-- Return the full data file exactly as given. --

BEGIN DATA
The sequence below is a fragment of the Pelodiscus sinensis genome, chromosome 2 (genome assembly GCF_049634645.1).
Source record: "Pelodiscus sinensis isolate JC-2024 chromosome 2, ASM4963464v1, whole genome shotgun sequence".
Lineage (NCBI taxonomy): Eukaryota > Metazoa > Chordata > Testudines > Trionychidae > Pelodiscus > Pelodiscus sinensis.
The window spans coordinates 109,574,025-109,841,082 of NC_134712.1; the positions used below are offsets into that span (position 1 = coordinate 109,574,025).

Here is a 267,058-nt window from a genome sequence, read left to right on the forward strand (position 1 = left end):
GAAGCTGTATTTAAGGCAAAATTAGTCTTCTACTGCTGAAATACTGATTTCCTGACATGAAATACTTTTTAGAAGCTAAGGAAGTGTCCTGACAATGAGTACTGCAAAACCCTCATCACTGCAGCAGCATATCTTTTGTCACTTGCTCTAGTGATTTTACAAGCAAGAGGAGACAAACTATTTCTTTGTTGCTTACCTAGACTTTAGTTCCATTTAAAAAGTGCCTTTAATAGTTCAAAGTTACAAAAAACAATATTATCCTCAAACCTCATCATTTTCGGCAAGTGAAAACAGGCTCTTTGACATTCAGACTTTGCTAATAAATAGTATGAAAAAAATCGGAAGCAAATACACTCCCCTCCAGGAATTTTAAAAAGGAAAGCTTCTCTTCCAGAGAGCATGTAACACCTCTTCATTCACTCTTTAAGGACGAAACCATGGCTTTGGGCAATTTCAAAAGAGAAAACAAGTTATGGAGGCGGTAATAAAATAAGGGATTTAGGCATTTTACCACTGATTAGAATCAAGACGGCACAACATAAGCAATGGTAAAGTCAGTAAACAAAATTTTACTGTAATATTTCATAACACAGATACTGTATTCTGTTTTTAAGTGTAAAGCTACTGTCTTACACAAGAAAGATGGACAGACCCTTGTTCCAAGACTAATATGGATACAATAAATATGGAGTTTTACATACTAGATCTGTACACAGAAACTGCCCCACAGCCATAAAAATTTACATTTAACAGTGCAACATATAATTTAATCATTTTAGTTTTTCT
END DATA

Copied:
The sequence below is a fragment of the Pelodiscus sinensis genome, chromosome 2 (genome assembly GCF_049634645.1).
Source record: "Pelodiscus sinensis isolate JC-2024 chromosome 2, ASM4963464v1, whole genome shotgun sequence".
Lineage (NCBI taxonomy): Eukaryota > Metazoa > Chordata > Testudines > Trionychidae > Pelodiscus > Pelodiscus sinensis.
The window spans coordinates 109,574,025-109,841,082 of NC_134712.1; the positions used below are offsets into that span (position 1 = coordinate 109,574,025).

Here is a 267,058-nt window from a genome sequence, read left to right on the forward strand (position 1 = left end):
GAAGCTGTATTTAAGGCAAAATTAGTCTTCTACTGCTGAAATACTGATTTCCTGACATGAAATACTTTTTAGAAGCTAAGGAAGTGTCCTGACAATGAGTACTGCAAAACCCTCATCACTGCAGCAGCATATCTTTTGTCACTTGCTCTAGTGATTTTACAAGCAAGAGGAGACAAACTATTTCTTTGTTGCTTACCTAGACTTTAGTTCCATTTAAAAAGTGCCTTTAATAGTTCAAAGTTACAAAAAACAATATTATCCTCAAACCTCATCATTTTCGGCAAGTGAAAACAGGCTCTTTGACATTCAGACTTTGCTAATAAATAGTATGAAAAAAATCGGAAGCAAATACACTCCCCTCCAGGAATTTTAAAAAGGAAAGCTTCTCTTCCAGAGAGCATGTAACACCTCTTCATTCACTCTTTAAGGACGAAACCATGGCTTTGGGCAATTTCAAAAGAGAAAACAAGTTATGGAGGCGGTAATAAAATAAGGGATTTAGGCATTTTACCACTGATTAGAATCAAGACGGCACAACATAAGCAATGGTAAAGTCAGTAAACAAAATTTTACTGTAATATTTCATAACACAGATACTGTATTCTGTTTTTAAGTGTAAAGCTACTGTCTTACACAAGAAAGATGGACAGACCCTTGTTCCAAGACTAATATGGATACAATAAATATGGAGTTTTACATACTAGATCTGTACACAGAAACTGCCCCACAGCCATAAAAATTTACATTTAACAGTGCAACATATAATTTAATCATTTTAGTTTTTCT